5th Sunday of Easter, Year C – Homily

5th Sunday of Easter, Year C
Acts 14:21-27
Psalm 145:8-9, 10-11, 12-13
Revelation 21:1-5a
John 13:31-33a, 34-35
May 15, 2022

Paul and Barnabas continued to proclaim “the good news.”  Through their ministry and God’s grace, “a considerable number of disciples” were made.

God gives us grace as his disciples.  The Sacraments are a vital part of this.  It begins in Baptism but there is more. 

We hear the disciples today say, “It is necessary for us to undergo many hardships to enter the kingdom of God.” 

God knows this.  So do Paul and the others.  That’s why they “exhorted them to persevere in the faith.

God loves us.  God strengthens us in faith.  He gives us the Eucharist, the very Body and Blood of Jesus as a free gift of his grace.

This weekend we have four children making their First Communion.  It is something new for them.  They have put effort to prepare for. 

In receiving the Eucharist, Jesus, Son of God, consubstantial with the Father, dwells in us.  In the Eucharist, God makes “all things new.

We have a total of seven sacraments. We call three of them Sacraments of Initiation.  Of course, this begins with Baptism.  Then comes Confirmation, followed by the Eucharist.

In Baptism we are initiated as children of God.  Confirmation is our affirmation of what began in Baptism as we mature in faith.  Thus, both are Sacraments of Initiation.

What about the Eucharist?  We receive it over and over.  How is it a Sacrament of Initiation?  Each time we come to the Eucharist, God strengthens us anew.

I already spoke of the work the children have put into preparing for their First Communion.  They have been learning what it means to celebrate and receive the Eucharist.

It is a good time for us to think about the Eucharist.

To start with, have you thought about how many times you have received the Eucharist?  Most receive their First Communion at age seven.  How many years have you been coming and receiving?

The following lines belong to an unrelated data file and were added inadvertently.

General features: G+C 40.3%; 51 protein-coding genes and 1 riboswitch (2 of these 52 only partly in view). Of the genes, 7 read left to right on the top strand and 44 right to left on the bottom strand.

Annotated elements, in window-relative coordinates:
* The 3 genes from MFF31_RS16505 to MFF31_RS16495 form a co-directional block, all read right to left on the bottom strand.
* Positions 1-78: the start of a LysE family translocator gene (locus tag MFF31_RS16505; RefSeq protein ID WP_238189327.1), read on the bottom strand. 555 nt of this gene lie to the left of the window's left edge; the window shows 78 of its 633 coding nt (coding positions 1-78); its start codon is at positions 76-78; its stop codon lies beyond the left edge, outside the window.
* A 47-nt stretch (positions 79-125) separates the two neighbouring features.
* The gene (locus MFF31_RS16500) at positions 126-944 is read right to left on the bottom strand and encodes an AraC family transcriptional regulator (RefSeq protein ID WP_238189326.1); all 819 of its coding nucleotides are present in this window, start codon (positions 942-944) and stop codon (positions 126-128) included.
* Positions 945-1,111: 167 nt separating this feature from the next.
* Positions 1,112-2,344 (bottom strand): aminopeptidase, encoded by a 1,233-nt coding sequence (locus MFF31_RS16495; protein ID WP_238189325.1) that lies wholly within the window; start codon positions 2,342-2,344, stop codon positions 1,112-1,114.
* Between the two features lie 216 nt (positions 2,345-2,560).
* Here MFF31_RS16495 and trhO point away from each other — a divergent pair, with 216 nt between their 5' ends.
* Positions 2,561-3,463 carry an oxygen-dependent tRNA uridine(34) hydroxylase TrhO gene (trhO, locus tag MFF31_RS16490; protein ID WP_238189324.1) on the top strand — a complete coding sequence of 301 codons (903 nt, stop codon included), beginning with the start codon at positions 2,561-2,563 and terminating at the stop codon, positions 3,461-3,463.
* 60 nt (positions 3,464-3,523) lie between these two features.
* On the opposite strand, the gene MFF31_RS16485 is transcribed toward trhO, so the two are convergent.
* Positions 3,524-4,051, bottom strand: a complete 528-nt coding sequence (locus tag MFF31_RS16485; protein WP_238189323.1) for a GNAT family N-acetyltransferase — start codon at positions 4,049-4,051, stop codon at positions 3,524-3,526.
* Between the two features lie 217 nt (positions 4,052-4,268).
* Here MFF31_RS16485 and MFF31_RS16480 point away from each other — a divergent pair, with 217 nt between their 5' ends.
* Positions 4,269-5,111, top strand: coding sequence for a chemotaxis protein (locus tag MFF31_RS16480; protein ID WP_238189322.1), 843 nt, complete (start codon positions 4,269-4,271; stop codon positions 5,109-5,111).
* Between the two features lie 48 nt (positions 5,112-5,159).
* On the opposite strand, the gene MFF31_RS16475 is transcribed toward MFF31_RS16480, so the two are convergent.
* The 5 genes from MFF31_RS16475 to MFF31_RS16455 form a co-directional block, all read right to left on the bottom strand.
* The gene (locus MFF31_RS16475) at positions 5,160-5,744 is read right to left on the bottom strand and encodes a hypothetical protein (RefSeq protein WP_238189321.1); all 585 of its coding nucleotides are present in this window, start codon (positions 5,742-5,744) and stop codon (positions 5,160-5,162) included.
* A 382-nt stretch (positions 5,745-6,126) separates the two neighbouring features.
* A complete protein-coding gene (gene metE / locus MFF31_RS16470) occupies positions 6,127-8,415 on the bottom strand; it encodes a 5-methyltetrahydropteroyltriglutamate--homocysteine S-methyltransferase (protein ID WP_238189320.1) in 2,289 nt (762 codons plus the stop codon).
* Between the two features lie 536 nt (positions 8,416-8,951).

What is it we receive?  It is not simply bread and wine. We don’t know how but God transubstantiates the bread and wine into the Body and Blood of Jesus; his Body which is given us for us on the Cross; his Blood which is shed for us.

It is a priceless gift, a gift that we do not earn.  It is a gift God gives to us because He loves us.

As our children prepared for their First Communion, part one was preparing for and receiving the Sacrament of Reconciliation so that God could cleanse them of their sins.  Do you open yourself to receive God’s forgiveness, confessing your sins, so that you can be reconciled to him?

As we come to the time to actually receive Communion at Mass, we come forth in procession.  As you come forth, it can be a moment for us to reflect on what it is what are about to receive. 

At that point in Mass, we have heard God’s Word proclaimed in the readings and broke open in the homily.  We have professed our faith in the Creed (Do you ever reflect on the words we say in the Creed? On my website there is a five-part series of presentations, We Profess, We Believe on the Creed.).  We have prayed for the needs of God’s people in the Prayers of the Faithful.  The priest has led us in the Eucharistic Prayer. We have prayed the Our Father and offered the Sign of Peace.

Then comes Communion. 

We come forward to receive Jesus.  How awesome!  With our human eyes, we see a little piece of bread but in faith, we know it to be so much more.

How do you receive?  Both receiving on the hand and on the tongue have long traditions in the church.  In the early church Communion was received on the hand as evidenced by St. Cyril of Jerusalem’s instruction to receive by placing one hand over the other to make a throne to receive Jesus.  Then, the tradition of receiving on the tongue developed.  Then, in the 20th century came much study on the early church and receiving on the hand once again became the common practice.

The word “Eucharist” means thanksgiving.  We thank God for this priceless gift.

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